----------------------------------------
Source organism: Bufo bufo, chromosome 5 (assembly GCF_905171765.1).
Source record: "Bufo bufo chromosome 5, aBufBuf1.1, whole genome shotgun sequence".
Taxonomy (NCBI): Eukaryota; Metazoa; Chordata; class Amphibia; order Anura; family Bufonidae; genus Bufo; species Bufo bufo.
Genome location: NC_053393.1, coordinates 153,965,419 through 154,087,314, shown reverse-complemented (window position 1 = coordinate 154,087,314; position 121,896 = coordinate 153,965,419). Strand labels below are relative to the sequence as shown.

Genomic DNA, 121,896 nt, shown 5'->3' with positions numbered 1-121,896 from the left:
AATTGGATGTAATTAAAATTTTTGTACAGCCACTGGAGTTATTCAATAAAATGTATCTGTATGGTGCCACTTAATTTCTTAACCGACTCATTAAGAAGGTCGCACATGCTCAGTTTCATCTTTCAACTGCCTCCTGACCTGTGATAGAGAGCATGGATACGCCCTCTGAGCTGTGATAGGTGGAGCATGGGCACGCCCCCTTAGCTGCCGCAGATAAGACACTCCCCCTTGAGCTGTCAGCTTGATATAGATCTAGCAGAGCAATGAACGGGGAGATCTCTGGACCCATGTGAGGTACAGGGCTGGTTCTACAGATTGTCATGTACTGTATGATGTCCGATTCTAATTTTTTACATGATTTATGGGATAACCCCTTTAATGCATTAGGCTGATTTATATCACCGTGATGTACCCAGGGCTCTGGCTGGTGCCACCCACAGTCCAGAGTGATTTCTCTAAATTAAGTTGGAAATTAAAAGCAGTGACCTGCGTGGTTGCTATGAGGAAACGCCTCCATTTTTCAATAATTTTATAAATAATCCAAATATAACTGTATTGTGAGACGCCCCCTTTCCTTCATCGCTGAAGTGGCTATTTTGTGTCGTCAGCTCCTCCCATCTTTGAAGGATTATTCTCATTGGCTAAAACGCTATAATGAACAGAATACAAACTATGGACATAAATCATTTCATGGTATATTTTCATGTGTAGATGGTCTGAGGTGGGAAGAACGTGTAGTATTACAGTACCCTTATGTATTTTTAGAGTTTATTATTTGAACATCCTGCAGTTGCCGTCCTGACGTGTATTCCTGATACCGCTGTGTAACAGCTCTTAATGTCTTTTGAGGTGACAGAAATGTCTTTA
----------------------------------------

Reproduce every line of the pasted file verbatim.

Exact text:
Source organism: Bufo bufo, chromosome 5 (assembly GCF_905171765.1).
Source record: "Bufo bufo chromosome 5, aBufBuf1.1, whole genome shotgun sequence".
Taxonomy (NCBI): Eukaryota; Metazoa; Chordata; class Amphibia; order Anura; family Bufonidae; genus Bufo; species Bufo bufo.
Genome location: NC_053393.1, coordinates 153,965,419 through 154,087,314, shown reverse-complemented (window position 1 = coordinate 154,087,314; position 121,896 = coordinate 153,965,419). Strand labels below are relative to the sequence as shown.

Genomic DNA, 121,896 nt, shown 5'->3' with positions numbered 1-121,896 from the left:
AATTGGATGTAATTAAAATTTTTGTACAGCCACTGGAGTTATTCAATAAAATGTATCTGTATGGTGCCACTTAATTTCTTAACCGACTCATTAAGAAGGTCGCACATGCTCAGTTTCATCTTTCAACTGCCTCCTGACCTGTGATAGAGAGCATGGATACGCCCTCTGAGCTGTGATAGGTGGAGCATGGGCACGCCCCCTTAGCTGCCGCAGATAAGACACTCCCCCTTGAGCTGTCAGCTTGATATAGATCTAGCAGAGCAATGAACGGGGAGATCTCTGGACCCATGTGAGGTACAGGGCTGGTTCTACAGATTGTCATGTACTGTATGATGTCCGATTCTAATTTTTTACATGATTTATGGGATAACCCCTTTAATGCATTAGGCTGATTTATATCACCGTGATGTACCCAGGGCTCTGGCTGGTGCCACCCACAGTCCAGAGTGATTTCTCTAAATTAAGTTGGAAATTAAAAGCAGTGACCTGCGTGGTTGCTATGAGGAAACGCCTCCATTTTTCAATAATTTTATAAATAATCCAAATATAACTGTATTGTGAGACGCCCCCTTTCCTTCATCGCTGAAGTGGCTATTTTGTGTCGTCAGCTCCTCCCATCTTTGAAGGATTATTCTCATTGGCTAAAACGCTATAATGAACAGAATACAAACTATGGACATAAATCATTTCATGGTATATTTTCATGTGTAGATGGTCTGAGGTGGGAAGAACGTGTAGTATTACAGTACCCTTATGTATTTTTAGAGTTTATTATTTGAACATCCTGCAGTTGCCGTCCTGACGTGTATTCCTGATACCGCTGTGTAACAGCTCTTAATGTCTTTTGAGGTGACAGAAATGTCTTTA